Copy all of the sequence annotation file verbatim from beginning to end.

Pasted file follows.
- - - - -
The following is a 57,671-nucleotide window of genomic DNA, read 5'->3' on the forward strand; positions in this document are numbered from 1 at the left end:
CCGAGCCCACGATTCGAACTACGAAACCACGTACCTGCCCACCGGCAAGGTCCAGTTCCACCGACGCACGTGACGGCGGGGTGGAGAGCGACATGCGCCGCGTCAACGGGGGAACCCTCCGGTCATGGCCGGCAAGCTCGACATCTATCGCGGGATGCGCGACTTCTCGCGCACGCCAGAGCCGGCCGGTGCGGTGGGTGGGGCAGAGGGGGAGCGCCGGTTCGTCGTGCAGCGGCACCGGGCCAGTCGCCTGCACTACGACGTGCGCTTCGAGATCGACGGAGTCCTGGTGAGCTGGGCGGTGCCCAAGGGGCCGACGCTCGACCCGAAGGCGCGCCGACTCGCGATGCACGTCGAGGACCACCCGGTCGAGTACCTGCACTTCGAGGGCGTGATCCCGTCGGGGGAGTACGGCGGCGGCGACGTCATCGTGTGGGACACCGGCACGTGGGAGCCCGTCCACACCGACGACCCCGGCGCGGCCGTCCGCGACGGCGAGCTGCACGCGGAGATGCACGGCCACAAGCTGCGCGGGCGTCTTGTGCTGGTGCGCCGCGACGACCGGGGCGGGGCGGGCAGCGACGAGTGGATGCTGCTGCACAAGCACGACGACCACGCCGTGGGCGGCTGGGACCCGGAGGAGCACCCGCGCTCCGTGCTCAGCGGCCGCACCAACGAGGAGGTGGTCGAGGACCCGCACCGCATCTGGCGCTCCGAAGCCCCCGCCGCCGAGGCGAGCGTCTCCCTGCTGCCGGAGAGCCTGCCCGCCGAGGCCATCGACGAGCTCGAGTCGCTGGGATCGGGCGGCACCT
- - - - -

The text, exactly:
The following is a 57,671-nucleotide window of genomic DNA, read 5'->3' on the forward strand; positions in this document are numbered from 1 at the left end:
CCGAGCCCACGATTCGAACTACGAAACCACGTACCTGCCCACCGGCAAGGTCCAGTTCCACCGACGCACGTGACGGCGGGGTGGAGAGCGACATGCGCCGCGTCAACGGGGGAACCCTCCGGTCATGGCCGGCAAGCTCGACATCTATCGCGGGATGCGCGACTTCTCGCGCACGCCAGAGCCGGCCGGTGCGGTGGGTGGGGCAGAGGGGGAGCGCCGGTTCGTCGTGCAGCGGCACCGGGCCAGTCGCCTGCACTACGACGTGCGCTTCGAGATCGACGGAGTCCTGGTGAGCTGGGCGGTGCCCAAGGGGCCGACGCTCGACCCGAAGGCGCGCCGACTCGCGATGCACGTCGAGGACCACCCGGTCGAGTACCTGCACTTCGAGGGCGTGATCCCGTCGGGGGAGTACGGCGGCGGCGACGTCATCGTGTGGGACACCGGCACGTGGGAGCCCGTCCACACCGACGACCCCGGCGCGGCCGTCCGCGACGGCGAGCTGCACGCGGAGATGCACGGCCACAAGCTGCGCGGGCGTCTTGTGCTGGTGCGCCGCGACGACCGGGGCGGGGCGGGCAGCGACGAGTGGATGCTGCTGCACAAGCACGACGACCACGCCGTGGGCGGCTGGGACCCGGAGGAGCACCCGCGCTCCGTGCTCAGCGGCCGCACCAACGAGGAGGTGGTCGAGGACCCGCACCGCATCTGGCGCTCCGAAGCCCCCGCCGCCGAGGCGAGCGTCTCCCTGCTGCCGGAGAGCCTGCCCGCCGAGGCCATCGACGAGCTCGAGTCGCTGGGATCGGGCGGCACCT